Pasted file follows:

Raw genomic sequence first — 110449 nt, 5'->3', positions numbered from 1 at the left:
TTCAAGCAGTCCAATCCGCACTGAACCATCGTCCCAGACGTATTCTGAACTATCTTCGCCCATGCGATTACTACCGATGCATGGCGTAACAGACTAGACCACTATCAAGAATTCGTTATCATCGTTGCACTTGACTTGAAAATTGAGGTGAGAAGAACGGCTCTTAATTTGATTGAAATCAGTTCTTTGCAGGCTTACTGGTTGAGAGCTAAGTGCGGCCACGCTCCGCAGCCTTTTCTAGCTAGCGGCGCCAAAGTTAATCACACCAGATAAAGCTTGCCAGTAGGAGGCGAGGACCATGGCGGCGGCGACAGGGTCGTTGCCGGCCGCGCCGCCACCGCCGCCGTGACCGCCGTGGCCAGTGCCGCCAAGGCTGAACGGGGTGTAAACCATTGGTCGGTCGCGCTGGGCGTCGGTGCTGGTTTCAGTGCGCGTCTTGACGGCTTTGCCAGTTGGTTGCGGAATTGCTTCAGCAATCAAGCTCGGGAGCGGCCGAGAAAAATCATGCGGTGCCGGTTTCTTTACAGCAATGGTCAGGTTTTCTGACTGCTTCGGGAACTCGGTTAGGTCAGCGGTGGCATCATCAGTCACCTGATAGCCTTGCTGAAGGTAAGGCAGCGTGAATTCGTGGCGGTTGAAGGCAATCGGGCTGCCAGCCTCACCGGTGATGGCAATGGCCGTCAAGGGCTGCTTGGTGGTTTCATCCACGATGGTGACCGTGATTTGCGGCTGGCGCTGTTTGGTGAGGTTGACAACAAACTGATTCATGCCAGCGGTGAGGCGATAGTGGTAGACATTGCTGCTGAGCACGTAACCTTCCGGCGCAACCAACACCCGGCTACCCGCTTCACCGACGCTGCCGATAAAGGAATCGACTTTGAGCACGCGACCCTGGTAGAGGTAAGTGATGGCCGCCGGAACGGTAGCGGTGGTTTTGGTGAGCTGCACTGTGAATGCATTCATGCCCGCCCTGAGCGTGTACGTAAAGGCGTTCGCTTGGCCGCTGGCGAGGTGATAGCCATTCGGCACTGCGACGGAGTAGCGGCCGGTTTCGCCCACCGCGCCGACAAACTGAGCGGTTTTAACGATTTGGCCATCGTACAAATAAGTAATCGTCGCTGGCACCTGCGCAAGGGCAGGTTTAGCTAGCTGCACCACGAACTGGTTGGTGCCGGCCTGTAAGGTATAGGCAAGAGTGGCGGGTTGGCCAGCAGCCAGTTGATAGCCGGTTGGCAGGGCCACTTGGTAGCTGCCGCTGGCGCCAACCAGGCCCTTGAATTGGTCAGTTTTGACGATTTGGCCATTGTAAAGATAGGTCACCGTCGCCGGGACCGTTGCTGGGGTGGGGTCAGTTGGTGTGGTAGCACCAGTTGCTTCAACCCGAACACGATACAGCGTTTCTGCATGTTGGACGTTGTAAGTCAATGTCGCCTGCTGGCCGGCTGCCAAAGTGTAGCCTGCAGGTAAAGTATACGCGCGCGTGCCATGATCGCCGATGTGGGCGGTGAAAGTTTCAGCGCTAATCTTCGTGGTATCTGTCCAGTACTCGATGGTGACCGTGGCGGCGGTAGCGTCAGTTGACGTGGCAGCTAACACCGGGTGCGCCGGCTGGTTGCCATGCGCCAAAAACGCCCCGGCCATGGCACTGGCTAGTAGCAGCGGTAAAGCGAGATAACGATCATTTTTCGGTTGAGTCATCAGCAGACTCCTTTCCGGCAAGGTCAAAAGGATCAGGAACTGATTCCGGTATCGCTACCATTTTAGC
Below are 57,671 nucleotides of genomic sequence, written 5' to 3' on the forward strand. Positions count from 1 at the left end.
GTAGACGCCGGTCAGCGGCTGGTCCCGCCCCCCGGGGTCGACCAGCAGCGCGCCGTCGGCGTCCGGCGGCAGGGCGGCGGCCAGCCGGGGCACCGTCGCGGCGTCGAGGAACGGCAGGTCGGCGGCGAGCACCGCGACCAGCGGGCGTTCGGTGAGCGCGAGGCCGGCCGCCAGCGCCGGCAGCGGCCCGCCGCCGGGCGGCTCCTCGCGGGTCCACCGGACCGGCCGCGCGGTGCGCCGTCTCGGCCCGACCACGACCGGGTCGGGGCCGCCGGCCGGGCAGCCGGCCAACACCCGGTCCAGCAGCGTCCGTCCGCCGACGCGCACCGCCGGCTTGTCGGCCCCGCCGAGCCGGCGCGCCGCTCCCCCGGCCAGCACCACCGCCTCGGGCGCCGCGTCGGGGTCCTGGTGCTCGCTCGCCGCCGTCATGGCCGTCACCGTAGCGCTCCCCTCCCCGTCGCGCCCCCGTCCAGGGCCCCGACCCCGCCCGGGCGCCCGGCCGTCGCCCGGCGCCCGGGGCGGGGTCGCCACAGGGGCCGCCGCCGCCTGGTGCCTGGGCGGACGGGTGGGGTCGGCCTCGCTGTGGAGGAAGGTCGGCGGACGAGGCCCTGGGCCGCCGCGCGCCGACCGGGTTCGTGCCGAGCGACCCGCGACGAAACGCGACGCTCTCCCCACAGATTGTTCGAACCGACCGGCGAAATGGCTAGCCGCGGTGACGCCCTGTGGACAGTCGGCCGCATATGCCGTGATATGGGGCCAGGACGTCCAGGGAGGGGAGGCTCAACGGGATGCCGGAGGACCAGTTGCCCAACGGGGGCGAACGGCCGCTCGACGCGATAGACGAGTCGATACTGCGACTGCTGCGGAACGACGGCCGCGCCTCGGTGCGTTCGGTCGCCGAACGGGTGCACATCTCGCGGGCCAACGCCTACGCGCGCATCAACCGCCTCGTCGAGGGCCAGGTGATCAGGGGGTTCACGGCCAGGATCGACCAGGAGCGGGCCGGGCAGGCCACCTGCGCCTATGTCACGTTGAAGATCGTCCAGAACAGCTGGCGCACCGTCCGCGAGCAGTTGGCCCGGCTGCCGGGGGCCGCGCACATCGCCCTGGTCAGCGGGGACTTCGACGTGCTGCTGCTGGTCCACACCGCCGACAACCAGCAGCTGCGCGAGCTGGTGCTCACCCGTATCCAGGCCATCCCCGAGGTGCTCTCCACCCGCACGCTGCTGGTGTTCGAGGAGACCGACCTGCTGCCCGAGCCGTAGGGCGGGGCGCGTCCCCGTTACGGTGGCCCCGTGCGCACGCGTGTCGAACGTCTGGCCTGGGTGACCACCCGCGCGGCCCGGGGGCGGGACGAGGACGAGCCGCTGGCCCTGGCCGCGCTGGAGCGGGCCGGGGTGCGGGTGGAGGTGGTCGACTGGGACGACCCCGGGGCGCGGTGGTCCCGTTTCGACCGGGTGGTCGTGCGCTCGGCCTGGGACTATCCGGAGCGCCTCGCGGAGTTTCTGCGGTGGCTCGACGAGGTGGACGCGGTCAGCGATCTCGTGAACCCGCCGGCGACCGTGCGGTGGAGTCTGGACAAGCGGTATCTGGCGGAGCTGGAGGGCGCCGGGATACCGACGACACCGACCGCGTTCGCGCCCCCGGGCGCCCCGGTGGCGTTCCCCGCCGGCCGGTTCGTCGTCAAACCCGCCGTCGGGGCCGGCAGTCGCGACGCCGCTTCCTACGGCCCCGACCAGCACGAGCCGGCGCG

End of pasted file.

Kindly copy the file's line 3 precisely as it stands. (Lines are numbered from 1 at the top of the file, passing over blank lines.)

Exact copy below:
Below are 57,671 nucleotides of genomic sequence, written 5' to 3' on the forward strand. Positions count from 1 at the left end.